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Journal of Oncology
Volume 2010, Article ID 943823, 11 pages
Review Article

Challenges in Treating Older Patients with Acute Myeloid Leukemia

Division of Hematology/BMT Unit, Patras University Hospital, Patras, Greece

Received 31 December 2009; Accepted 27 March 2010

Academic Editor: Thomas R. Chauncey

Copyright © 2010 Lagadinou D. Eleni et al. This is an open access article distributed under the Creative Commons Attribution License, which permits unrestricted use, distribution, and reproduction in any medium, provided the original work is properly cited.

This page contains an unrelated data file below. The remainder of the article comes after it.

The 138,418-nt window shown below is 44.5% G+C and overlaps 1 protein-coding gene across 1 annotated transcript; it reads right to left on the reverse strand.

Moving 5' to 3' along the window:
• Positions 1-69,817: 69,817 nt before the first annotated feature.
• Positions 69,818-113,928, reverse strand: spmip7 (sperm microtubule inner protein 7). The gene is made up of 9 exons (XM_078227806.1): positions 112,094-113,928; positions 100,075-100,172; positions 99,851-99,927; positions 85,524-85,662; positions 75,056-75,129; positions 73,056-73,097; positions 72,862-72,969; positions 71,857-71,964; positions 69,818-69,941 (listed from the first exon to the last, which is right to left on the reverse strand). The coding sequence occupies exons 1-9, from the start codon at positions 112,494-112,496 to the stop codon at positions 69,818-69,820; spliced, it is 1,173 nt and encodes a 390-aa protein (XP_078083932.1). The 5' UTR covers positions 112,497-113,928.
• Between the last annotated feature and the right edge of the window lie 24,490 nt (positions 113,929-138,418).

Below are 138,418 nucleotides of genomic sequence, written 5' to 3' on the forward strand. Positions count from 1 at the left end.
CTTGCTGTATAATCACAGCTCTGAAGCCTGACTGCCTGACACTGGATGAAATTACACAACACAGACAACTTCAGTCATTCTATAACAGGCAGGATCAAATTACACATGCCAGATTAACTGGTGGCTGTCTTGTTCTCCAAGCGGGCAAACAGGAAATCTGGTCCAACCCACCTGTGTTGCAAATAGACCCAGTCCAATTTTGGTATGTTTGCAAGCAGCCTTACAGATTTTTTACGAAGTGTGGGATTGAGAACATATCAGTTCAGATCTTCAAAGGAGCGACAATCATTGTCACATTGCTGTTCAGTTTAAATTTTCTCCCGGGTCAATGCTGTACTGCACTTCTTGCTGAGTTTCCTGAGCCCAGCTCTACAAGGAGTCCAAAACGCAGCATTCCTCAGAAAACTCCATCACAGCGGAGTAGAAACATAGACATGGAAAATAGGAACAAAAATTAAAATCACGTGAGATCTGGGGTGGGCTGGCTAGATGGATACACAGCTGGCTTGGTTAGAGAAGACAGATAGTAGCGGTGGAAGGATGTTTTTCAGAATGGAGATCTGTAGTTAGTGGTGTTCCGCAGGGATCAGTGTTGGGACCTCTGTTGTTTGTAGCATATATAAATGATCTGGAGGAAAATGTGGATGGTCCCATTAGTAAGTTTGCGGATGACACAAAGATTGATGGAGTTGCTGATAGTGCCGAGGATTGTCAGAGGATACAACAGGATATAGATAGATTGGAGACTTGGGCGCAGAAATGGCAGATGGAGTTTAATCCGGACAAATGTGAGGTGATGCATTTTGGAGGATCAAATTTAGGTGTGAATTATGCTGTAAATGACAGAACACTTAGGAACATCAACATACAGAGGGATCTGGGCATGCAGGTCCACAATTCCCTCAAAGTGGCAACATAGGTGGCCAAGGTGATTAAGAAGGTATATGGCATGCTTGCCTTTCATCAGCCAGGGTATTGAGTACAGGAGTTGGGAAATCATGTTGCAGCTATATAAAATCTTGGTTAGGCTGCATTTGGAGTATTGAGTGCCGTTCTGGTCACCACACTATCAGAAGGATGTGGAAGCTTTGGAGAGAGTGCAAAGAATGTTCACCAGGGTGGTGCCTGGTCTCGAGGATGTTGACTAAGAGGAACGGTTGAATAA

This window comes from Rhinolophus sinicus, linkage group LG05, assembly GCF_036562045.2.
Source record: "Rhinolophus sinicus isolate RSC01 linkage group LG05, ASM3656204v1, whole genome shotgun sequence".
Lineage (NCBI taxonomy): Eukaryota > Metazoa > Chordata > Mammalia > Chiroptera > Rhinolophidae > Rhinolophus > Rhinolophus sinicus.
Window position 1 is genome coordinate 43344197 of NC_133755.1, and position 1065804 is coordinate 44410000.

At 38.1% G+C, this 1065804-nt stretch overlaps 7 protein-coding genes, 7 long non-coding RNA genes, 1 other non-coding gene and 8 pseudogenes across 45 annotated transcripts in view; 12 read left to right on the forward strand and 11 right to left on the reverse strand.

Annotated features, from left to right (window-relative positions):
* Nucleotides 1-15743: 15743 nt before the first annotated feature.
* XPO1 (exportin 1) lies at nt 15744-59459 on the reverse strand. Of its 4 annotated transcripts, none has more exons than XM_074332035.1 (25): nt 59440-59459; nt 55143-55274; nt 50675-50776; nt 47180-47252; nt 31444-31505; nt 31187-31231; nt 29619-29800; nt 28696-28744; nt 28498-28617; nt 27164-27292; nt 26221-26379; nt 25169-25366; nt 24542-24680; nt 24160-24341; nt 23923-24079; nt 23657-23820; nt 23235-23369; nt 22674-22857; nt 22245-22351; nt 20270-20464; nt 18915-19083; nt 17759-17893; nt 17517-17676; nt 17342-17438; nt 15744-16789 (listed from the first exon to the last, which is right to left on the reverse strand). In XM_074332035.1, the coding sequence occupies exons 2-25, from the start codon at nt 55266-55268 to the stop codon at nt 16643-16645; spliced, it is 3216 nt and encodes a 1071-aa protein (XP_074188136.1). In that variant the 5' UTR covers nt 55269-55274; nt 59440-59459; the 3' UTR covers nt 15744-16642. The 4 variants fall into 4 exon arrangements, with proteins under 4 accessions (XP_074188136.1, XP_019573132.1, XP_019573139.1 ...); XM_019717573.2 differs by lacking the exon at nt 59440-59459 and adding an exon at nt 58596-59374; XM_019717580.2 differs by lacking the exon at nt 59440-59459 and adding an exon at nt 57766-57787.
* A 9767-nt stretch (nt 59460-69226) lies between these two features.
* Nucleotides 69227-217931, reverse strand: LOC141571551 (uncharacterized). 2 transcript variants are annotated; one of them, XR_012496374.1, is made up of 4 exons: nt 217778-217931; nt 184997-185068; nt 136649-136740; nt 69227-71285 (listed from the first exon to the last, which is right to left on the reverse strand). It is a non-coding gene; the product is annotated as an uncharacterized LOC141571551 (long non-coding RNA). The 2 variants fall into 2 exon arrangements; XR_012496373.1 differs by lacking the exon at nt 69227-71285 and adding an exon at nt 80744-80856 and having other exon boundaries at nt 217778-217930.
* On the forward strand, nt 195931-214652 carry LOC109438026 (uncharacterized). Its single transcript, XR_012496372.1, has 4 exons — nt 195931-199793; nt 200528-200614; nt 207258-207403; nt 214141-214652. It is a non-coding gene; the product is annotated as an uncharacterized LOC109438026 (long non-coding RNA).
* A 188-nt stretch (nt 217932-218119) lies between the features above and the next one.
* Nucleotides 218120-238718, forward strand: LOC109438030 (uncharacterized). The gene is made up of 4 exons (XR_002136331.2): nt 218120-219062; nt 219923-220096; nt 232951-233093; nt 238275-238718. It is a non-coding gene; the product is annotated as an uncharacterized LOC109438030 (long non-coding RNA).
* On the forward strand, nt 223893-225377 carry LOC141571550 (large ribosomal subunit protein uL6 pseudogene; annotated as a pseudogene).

Whereas in younger patients diagnosed with acute myeloid leukemia (AML) treatment is straightforward and the goal is cure, the optimal treatment decision for older adults remains highly controversial. Physicians need to determine whether palliation, “something” beyond palliation, intensive therapy, or an investigational therapy is the most appropriate treatment option. This requires understanding of the biology and risk profile of the AML, clinical judgment in evaluating the functional status of the patient, communication skills in understanding the patient's wishes and social background, and medical expertise in available therapies. The physician has to accurately inform the patient about (a) the unique biological considerations of his leukemia and his prognosis; (b) the risks and benefits of all available treatment options; (c) novel therapeutic approaches and how the patient can get access to these treatments. Last but not least, he has to recommend a treatment. This paper tries to discuss each of these issues.